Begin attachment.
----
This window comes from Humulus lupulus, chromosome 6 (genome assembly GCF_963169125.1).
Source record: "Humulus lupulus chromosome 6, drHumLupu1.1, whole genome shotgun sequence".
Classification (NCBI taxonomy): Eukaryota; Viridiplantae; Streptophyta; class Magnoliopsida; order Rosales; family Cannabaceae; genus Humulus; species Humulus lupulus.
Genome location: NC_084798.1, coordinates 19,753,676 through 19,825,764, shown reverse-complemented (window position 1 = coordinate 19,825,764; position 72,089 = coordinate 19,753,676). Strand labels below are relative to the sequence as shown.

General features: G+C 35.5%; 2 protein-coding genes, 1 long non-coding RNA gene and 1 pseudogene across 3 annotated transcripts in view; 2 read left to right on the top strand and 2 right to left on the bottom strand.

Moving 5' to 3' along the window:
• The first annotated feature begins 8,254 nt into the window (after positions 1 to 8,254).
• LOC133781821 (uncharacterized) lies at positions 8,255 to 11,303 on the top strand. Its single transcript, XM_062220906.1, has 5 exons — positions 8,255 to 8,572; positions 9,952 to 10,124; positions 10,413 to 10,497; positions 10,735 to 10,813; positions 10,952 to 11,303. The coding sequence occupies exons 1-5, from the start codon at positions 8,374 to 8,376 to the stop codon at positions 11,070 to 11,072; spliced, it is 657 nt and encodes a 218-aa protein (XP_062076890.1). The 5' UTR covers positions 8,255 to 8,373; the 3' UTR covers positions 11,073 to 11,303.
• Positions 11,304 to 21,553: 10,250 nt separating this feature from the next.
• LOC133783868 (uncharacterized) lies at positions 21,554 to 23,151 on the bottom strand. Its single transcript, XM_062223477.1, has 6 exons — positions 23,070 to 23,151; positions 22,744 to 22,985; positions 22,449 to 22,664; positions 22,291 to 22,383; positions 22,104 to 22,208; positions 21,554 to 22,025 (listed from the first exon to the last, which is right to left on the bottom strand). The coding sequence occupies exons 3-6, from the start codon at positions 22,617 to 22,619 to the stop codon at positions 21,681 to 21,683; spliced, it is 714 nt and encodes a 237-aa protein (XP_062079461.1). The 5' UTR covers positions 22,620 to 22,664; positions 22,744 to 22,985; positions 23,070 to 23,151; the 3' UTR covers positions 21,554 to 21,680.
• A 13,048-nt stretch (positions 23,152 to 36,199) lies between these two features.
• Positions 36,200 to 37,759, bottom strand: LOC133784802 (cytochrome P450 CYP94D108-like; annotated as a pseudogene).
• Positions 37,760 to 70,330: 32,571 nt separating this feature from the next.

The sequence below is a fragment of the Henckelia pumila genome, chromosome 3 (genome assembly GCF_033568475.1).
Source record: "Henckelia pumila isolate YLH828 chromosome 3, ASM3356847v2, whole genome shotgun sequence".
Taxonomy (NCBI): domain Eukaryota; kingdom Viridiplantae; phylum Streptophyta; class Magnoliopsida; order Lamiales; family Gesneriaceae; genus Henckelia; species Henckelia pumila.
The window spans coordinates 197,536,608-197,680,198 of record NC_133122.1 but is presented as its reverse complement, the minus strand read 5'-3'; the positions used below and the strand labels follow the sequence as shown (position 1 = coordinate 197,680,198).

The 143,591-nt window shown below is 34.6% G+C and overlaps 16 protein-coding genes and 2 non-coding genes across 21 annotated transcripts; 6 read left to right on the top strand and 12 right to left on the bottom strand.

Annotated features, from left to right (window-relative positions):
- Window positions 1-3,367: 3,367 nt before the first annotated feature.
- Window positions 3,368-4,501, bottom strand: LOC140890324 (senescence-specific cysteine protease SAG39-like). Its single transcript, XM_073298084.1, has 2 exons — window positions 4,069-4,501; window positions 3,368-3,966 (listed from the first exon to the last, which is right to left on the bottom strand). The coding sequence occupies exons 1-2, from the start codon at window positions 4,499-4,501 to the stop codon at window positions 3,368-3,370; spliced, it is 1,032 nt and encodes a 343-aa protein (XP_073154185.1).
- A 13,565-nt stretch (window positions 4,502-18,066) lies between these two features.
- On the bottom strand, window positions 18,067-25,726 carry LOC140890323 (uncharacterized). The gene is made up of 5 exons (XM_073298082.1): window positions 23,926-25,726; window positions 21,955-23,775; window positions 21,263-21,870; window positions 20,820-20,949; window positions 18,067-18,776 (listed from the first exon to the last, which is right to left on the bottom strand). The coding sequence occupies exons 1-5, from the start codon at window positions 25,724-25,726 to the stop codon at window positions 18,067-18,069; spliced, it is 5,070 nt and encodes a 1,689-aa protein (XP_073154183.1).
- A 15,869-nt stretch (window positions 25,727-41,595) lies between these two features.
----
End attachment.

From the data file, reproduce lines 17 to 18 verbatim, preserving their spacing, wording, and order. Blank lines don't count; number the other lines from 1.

The window spans coordinates 197,536,608-197,680,198 of record NC_133122.1 but is presented as its reverse complement, the minus strand read 5'-3'; the positions used below and the strand labels follow the sequence as shown (position 1 = coordinate 197,680,198).

The 143,591-nt window shown below is 34.6% G+C and overlaps 16 protein-coding genes and 2 non-coding genes across 21 annotated transcripts; 6 read left to right on the top strand and 12 right to left on the bottom strand.